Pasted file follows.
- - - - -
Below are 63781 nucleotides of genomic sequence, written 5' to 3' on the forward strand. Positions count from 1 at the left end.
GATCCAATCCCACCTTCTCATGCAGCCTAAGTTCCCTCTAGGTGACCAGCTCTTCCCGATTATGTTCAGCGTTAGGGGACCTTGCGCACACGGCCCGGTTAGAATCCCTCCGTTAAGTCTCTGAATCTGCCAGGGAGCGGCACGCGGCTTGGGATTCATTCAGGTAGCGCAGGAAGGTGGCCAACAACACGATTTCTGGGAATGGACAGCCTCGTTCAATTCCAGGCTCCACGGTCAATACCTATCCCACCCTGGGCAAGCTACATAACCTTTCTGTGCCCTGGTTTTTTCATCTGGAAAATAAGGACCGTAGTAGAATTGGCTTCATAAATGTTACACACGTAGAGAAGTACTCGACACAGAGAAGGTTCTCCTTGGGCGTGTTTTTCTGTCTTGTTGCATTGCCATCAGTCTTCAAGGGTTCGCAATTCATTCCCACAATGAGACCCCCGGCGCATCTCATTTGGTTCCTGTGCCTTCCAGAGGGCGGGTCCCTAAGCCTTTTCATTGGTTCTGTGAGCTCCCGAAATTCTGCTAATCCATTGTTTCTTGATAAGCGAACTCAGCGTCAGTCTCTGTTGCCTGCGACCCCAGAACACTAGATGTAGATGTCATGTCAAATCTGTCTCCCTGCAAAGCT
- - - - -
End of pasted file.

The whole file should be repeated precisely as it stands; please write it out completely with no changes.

Below are 63781 nucleotides of genomic sequence, written 5' to 3' on the forward strand. Positions count from 1 at the left end.
GATCCAATCCCACCTTCTCATGCAGCCTAAGTTCCCTCTAGGTGACCAGCTCTTCCCGATTATGTTCAGCGTTAGGGGACCTTGCGCACACGGCCCGGTTAGAATCCCTCCGTTAAGTCTCTGAATCTGCCAGGGAGCGGCACGCGGCTTGGGATTCATTCAGGTAGCGCAGGAAGGTGGCCAACAACACGATTTCTGGGAATGGACAGCCTCGTTCAATTCCAGGCTCCACGGTCAATACCTATCCCACCCTGGGCAAGCTACATAACCTTTCTGTGCCCTGGTTTTTTCATCTGGAAAATAAGGACCGTAGTAGAATTGGCTTCATAAATGTTACACACGTAGAGAAGTACTCGACACAGAGAAGGTTCTCCTTGGGCGTGTTTTTCTGTCTTGTTGCATTGCCATCAGTCTTCAAGGGTTCGCAATTCATTCCCACAATGAGACCCCCGGCGCATCTCATTTGGTTCCTGTGCCTTCCAGAGGGCGGGTCCCTAAGCCTTTTCATTGGTTCTGTGAGCTCCCGAAATTCTGCTAATCCATTGTTTCTTGATAAGCGAACTCAGCGTCAGTCTCTGTTGCCTGCGACCCCAGAACACTAGATGTAGATGTCATGTCAAATCTGTCTCCCTGCAAAGCT